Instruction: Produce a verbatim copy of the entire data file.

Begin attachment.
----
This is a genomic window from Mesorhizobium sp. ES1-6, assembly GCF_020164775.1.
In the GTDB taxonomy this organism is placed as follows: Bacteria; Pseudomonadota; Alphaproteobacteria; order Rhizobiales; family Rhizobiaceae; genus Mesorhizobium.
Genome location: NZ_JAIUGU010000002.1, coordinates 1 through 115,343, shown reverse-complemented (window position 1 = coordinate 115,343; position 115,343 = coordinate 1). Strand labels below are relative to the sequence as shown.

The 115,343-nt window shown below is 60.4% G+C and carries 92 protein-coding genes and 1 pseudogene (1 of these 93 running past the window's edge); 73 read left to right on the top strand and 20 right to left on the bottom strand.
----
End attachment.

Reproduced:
This is a genomic window from Mesorhizobium sp. ES1-6, assembly GCF_020164775.1.
In the GTDB taxonomy this organism is placed as follows: Bacteria; Pseudomonadota; Alphaproteobacteria; order Rhizobiales; family Rhizobiaceae; genus Mesorhizobium.
Genome location: NZ_JAIUGU010000002.1, coordinates 1 through 115,343, shown reverse-complemented (window position 1 = coordinate 115,343; position 115,343 = coordinate 1). Strand labels below are relative to the sequence as shown.

The 115,343-nt window shown below is 60.4% G+C and carries 92 protein-coding genes and 1 pseudogene (1 of these 93 running past the window's edge); 73 read left to right on the top strand and 20 right to left on the bottom strand.